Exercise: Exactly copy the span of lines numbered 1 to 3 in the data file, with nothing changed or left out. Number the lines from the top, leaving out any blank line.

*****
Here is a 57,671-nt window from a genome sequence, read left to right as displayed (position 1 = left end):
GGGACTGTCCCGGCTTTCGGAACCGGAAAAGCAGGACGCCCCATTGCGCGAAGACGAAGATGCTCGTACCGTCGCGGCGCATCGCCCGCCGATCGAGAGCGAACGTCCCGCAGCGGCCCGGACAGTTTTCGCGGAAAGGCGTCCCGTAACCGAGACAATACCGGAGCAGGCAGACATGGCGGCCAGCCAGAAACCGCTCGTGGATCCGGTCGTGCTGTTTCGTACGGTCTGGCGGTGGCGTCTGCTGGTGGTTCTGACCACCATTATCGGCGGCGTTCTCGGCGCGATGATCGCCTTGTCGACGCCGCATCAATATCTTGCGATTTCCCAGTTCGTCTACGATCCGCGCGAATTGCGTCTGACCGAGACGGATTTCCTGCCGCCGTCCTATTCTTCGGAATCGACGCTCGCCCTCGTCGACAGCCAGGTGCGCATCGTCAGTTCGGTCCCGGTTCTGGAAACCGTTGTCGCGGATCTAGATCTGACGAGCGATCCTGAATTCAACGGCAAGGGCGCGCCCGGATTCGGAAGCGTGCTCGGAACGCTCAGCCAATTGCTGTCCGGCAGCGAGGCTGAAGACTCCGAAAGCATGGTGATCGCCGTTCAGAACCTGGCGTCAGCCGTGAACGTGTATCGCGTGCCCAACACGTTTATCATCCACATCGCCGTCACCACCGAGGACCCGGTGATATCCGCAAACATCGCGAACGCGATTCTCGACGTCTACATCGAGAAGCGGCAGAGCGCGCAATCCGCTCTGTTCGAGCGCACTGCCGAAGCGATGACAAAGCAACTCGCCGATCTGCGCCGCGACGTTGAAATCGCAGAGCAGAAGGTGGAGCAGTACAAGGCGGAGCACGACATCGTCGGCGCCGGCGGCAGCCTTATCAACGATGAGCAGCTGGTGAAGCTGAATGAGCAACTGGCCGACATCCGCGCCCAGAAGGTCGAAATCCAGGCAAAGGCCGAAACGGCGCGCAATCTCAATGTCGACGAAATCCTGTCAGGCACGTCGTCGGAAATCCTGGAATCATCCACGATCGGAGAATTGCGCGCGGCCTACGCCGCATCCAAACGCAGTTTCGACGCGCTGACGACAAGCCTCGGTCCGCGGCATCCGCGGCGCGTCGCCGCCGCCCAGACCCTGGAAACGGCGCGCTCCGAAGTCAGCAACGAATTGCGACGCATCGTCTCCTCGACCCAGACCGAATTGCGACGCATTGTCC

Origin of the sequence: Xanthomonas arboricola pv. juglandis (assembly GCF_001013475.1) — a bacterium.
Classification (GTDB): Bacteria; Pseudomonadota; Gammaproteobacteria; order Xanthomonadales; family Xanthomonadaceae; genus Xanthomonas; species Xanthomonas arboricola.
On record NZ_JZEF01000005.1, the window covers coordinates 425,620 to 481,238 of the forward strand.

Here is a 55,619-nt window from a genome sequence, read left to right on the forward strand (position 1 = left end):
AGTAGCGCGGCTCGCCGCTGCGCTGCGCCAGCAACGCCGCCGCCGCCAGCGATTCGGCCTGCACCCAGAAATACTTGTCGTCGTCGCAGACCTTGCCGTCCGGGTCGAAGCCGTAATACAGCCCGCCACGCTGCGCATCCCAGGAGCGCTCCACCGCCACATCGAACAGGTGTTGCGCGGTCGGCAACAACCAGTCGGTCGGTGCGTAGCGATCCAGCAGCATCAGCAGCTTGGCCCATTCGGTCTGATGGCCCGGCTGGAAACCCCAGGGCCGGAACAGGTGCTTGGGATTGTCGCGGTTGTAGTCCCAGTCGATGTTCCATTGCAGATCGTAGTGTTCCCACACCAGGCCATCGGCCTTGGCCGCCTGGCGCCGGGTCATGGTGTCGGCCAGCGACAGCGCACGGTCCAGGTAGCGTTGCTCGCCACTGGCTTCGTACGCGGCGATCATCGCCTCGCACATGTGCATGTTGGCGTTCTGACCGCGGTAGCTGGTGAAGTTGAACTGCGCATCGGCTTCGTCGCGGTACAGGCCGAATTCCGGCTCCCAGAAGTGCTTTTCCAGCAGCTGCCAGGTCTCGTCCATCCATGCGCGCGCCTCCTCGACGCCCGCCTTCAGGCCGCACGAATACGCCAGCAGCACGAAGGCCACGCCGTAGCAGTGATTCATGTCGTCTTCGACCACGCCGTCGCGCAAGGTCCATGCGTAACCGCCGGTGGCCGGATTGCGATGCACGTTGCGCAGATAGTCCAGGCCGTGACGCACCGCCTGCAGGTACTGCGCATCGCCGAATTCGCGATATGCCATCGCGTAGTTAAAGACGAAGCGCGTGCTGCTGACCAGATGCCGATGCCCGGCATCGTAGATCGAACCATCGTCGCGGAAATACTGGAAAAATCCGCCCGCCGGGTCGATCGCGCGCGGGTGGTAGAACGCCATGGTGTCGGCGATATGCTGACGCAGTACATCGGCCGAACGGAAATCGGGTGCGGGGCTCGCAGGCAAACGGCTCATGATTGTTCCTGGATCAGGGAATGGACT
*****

Here is a 57,671-nt window from a genome sequence, read left to right as displayed (position 1 = left end):
GGGACTGTCCCGGCTTTCGGAACCGGAAAAGCAGGACGCCCCATTGCGCGAAGACGAAGATGCTCGTACCGTCGCGGCGCATCGCCCGCCGATCGAGAGCGAACGTCCCGCAGCGGCCCGGACAGTTTTCGCGGAAAGGCGTCCCGTAACCGAGACAATACCGGAGCAGGCAGACATGGCGGCCAGCCAGAAACCGCTCGTGGATCCGGTCGTGCTGTTTCGTACGGTCTGGCGGTGGCGTCTGCTGGTGGTTCTGACCACCATTATCGGCGGCGTTCTCGGCGCGATGATCGCCTTGTCGACGCCGCATCAATATCTTGCGATTTCCCAGTTCGTCTACGATCCGCGCGAATTGCGTCTGACCGAGACGGATTTCCTGCCGCCGTCCTATTCTTCGGAATCGACGCTCGCCCTCGTCGACAGCCAGGTGCGCATCGTCAGTTCGGTCCCGGTTCTGGAAACCGTTGTCGCGGATCTAGATCTGACGAGCGATCCTGAATTCAACGGCAAGGGCGCGCCCGGATTCGGAAGCGTGCTCGGAACGCTCAGCCAATTGCTGTCCGGCAGCGAGGCTGAAGACTCCGAAAGCATGGTGATCGCCGTTCAGAACCTGGCGTCAGCCGTGAACGTGTATCGCGTGCCCAACACGTTTATCATCCACATCGCCGTCACCACCGAGGACCCGGTGATATCCGCAAACATCGCGAACGCGATTCTCGACGTCTACATCGAGAAGCGGCAGAGCGCGCAATCCGCTCTGTTCGAGCGCACTGCCGAAGCGATGACAAAGCAACTCGCCGATCTGCGCCGCGACGTTGAAATCGCAGAGCAGAAGGTGGAGCAGTACAAGGCGGAGCACGACATCGTCGGCGCCGGCGGCAGCCTTATCAACGATGAGCAGCTGGTGAAGCTGAATGAGCAACTGGCCGACATCCGCGCCCAGAAGGTCGAAATCCAGGCAAAGGCCGAAACGGCGCGCAATCTCAATGTCGACGAAATCCTGTCAGGCACGTCGTCGGAAATCCTGGAATCATCCACGATCGGAGAATTGCGCGCGGCCTACGCCGCATCCAAACGCAGTTTCGACGCGCTGACGACAAGCCTCGGTCCGCGGCATCCGCGGCGCGTCGCCGCCGCCCAGACCCTGGAAACGGCGCGCTCCGAAGTCAGCAACGAATTGCGACGCATCGTCTCCTCGACCCAGACCGAATTGCGACGCATTGTCC

Origin of the sequence: Xanthomonas arboricola pv. juglandis (assembly GCF_001013475.1) — a bacterium.